Flat World Knowledge has two business models. First, it puts textbooks through an editorial process, and publishes them under open licenses. They vet their authors, and peer review the books. They publish their books under a Creative Commons license (attribution, non-commercial, share-alike); they retain the copyright, but allow users to reuse, revise, remix, and redistribute them. They provide a customization platform that looks quite slick: re-order the table of content, add content, edit the content. It then generates multiple formats, including html, pdf, ePub, .mobi, digital Braille, .mp3. Students can choose the format that works best for them. The Web-based and versions for students with disabilities are free. They sell softwcover books ($35 fofr b&w, $70 for color) and the other formats. They also sell study guides, online quizzes, and flashcards. 44% read for free online. 66% purchase something: 33% print, 3% audiobooks, 17% print it yourself, 3% ebooks.
Second business model: They license all of their intellectual property to an institution that buys a site license at $20/student, who then get access to the material in every format. Paper publishers’ unit sales tend to zero out over just a few semesters as students turn to other ways of getting the book. Free World Knowledge’s unit sales tend to be steady. They pay authors 20% royalty (as opposed to a standard 13%), which results in higher cumulative revenues for the authors.
They currently have 112 authors (they launched in 2007 and published their first book in Spring 2009). 36 titles published; 42 in pipeline. Their costs are about a third of the industry and declining. Their time to market is about half of the traditionals (18 months vs. 40 months). 1,600 faculty have formally adopted their books, in 44 countries. Sales are growing at 320%. Their conversion rate of free to paid is currently at 61% and growing. They’ve raised $30M in venture capital. Bertelsmann has put in $15M. Random House today invested.
He ends by citing Kevin Kelly: The Net is a giant copy machine. When copies are super-abundant, and worthless. So, you need to seel stuff that can’t be copied. Kevin lists 8 things that can’t be copied: immediacy, personalization, interpretation (study aids), authenticity (what the prof wants you to read), accessibility, embodiment (print copy), patronage (people want to pay creators), findability. Future for FWK: p2p tutoring, user-generated marketplace, self-assessment embedded within the books, data sales. “Knowledge is the black gold of the 21st century.”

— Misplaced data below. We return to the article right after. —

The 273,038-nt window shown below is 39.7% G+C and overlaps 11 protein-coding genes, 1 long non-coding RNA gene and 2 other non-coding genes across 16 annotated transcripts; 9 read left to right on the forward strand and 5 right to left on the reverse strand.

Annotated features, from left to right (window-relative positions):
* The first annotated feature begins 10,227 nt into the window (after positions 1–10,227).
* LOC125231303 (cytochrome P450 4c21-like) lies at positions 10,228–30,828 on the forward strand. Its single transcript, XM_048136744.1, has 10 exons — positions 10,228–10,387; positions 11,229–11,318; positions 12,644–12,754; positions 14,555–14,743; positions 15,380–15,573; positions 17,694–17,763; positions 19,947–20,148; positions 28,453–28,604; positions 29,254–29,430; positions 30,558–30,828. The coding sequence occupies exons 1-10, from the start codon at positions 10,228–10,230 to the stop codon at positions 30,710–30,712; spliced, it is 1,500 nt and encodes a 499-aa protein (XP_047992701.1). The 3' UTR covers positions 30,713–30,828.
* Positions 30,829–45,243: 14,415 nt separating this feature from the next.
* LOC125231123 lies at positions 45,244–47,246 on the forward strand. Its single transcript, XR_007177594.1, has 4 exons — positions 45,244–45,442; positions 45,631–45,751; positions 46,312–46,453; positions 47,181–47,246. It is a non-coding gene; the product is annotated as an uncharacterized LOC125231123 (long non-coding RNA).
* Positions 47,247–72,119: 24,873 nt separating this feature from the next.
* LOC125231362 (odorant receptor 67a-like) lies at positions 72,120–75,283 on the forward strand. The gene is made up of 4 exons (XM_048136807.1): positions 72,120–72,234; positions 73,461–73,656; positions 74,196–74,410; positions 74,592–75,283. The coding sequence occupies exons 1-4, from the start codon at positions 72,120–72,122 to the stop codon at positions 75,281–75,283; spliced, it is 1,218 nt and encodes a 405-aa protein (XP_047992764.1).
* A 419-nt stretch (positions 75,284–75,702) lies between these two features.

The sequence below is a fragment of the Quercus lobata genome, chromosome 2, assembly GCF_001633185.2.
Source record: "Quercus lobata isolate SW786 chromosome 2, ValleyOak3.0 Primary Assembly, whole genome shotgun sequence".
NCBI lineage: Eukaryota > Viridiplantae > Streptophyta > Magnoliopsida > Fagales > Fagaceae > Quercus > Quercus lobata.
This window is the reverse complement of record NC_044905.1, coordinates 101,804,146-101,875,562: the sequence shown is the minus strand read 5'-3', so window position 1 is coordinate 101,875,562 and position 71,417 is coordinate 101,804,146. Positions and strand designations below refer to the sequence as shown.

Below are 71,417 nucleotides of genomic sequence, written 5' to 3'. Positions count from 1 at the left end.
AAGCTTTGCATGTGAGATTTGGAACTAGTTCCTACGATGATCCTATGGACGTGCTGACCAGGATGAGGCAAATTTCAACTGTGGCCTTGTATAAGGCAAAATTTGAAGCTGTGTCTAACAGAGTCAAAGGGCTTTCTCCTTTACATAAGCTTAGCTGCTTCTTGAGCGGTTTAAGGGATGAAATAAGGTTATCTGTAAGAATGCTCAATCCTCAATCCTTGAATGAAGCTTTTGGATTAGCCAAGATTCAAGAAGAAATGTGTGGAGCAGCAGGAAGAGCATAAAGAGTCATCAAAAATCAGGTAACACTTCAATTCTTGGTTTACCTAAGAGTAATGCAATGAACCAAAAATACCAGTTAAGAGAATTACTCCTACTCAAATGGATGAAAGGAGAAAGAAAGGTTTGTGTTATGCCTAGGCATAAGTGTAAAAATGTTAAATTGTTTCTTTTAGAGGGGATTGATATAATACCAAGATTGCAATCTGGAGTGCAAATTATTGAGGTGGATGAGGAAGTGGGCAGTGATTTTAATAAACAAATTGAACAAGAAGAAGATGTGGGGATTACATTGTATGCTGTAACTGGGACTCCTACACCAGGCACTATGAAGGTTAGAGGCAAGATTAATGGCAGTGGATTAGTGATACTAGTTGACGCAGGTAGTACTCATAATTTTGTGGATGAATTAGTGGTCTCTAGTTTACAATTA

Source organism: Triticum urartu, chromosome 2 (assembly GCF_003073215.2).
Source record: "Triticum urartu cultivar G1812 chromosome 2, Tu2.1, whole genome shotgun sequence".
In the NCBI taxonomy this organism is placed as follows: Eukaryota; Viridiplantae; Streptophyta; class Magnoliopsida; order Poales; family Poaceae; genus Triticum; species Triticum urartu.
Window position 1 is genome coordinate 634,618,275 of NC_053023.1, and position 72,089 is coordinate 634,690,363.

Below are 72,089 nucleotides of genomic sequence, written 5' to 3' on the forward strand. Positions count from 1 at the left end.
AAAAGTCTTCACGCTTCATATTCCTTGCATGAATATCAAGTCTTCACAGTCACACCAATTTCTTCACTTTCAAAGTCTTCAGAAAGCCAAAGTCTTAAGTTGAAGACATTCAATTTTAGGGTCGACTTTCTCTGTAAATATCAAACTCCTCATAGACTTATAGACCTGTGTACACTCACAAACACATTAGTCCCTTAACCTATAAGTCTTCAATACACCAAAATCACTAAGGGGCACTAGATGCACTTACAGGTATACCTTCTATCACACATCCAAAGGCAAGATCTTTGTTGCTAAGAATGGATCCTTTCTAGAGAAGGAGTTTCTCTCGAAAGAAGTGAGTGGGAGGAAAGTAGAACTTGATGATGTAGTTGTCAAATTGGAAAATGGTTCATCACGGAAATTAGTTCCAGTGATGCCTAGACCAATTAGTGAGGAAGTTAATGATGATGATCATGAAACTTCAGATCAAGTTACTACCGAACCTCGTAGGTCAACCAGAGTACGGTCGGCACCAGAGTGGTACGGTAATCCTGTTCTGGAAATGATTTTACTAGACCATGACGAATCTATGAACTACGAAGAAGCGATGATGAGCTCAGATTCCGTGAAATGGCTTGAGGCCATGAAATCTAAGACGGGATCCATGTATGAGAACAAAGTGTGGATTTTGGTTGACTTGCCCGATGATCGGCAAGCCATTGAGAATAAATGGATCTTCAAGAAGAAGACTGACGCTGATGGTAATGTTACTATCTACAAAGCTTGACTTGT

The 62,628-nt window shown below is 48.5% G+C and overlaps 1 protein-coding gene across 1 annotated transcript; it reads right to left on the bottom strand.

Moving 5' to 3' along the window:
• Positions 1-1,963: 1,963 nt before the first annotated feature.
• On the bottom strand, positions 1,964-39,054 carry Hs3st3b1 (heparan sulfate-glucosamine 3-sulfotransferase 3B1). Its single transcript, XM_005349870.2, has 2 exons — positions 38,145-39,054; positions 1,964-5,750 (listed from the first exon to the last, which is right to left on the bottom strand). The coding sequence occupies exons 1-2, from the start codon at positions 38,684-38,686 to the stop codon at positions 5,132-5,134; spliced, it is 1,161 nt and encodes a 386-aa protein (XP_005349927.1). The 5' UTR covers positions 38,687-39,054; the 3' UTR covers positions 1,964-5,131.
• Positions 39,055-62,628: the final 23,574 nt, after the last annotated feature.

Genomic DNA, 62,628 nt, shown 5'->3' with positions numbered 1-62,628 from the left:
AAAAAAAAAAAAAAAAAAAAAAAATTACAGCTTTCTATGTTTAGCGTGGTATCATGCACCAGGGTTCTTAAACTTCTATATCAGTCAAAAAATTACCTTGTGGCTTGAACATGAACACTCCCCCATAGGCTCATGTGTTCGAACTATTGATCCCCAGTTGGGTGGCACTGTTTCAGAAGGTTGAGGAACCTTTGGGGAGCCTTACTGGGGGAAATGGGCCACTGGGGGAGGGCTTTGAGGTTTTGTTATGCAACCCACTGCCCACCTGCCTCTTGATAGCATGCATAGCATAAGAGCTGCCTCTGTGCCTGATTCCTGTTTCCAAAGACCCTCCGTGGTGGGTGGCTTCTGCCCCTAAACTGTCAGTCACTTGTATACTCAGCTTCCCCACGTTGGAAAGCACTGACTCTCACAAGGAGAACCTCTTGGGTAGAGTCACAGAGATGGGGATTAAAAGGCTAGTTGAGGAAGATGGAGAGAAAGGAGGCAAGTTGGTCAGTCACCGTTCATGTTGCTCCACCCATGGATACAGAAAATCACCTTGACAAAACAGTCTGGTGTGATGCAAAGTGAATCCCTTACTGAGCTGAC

[Sheizaf Rafaelli's talk was excellent — primarily about what happens when books lose bindings — but he spoke very quickly, and the talk itself did not lend itself to livebloggery, in part because I was hearing it in translation, which required more listening and less typing. Sorry. His slides are here. ]
Ian Frazier has a well-done-as-usual piece in the New Yorker, reporting on a visit to the Berg Collection in the NY Public Library, where the librarian Ann Garner showed him some literary marginalia â€” Mark Twain, Nabokov, Ted Hughes, Kerouac on Thoreau, and more.
It begins with a paean to the physicality of books, leading to:
In the soft lamplight, the open pages of the books she had chosen glowed like a physical and visible representation of the sublime.
All part of our culture’s long goodbye to the Era of the Book. Books will be with us forever, but functionally and iconically they’re being replaced by networks that don’t glow nearly as sublimely in soft lamplight.
The irony is that the digitizing of books should bring us into the Golden Age of Marginalia, in which not only is it easier than ever to highlight and annotate passages, but we can benefit from the marginalia of others, especially as reading becomes social. We will lose the thrill of knowing that Kerouac’s hand scratched that line of ink into this book, but we will gain the ability to learn from the digital traces left by all of today’s Kerouacs, Kerouac scholars, and Kerouac readers.
1. The court has rejected Charlie Nesson’s basic defense of Joel Tenenbaum’s sharing of music files. The case is going to jury which may levy the same sort of insanely excessive fines as in the Jammie Thomas-Rassert trial. I hope Charlie’s team can convince the jury that the fines and the entire process are so onerous and disproportionate that the RIAA has been abusing the court system. Of course, IANAL, and IANAOTJ (I am not on the jury).
2. Barnes and Noble has launched its e-book software. It runs on iPhones as well as on PC’s and Mac’s. I’m having trouble finding which formats it supports, but judging from its Open dialogue, not PDF, .doc, .html, .mobi, or text. It does support .PBD books.
After a very very quick session playing with it, it seems quite competitive with the Kindle, and because I’m running it on my Mac and not on the little piece of crippled hardware I bought from Amazon — the Kindle is just barely adequate as a reader, and is still overpriced by more than 100% in terms of its value, imo — having the use of a keyboard and a mouse is a big step up. And, unlike the Kindle, you can use whatever fonts you have on your machine. Still, it’s only incrementally better than the Kindle’s software (again, on a quick look), not a great leap forward for readers.
One of B&N’s big advantages is that it’s hooked into Google Books, enabling you to download public domain books that Google has scanned in. You do this by searching for a book on the B&N site and noticing the “free from Google Books” label. Be sure to sort by price; otherwise B&N lists the for-pay versions first. If B&N wants to be aggressive in this space (= succeed), it should create an easy-to-find section that lets you browse Google’s free books. Get us using the ereader and then sell us the copyrighted books. (If B&N has such a section, I couldn’t find it quickly enough.)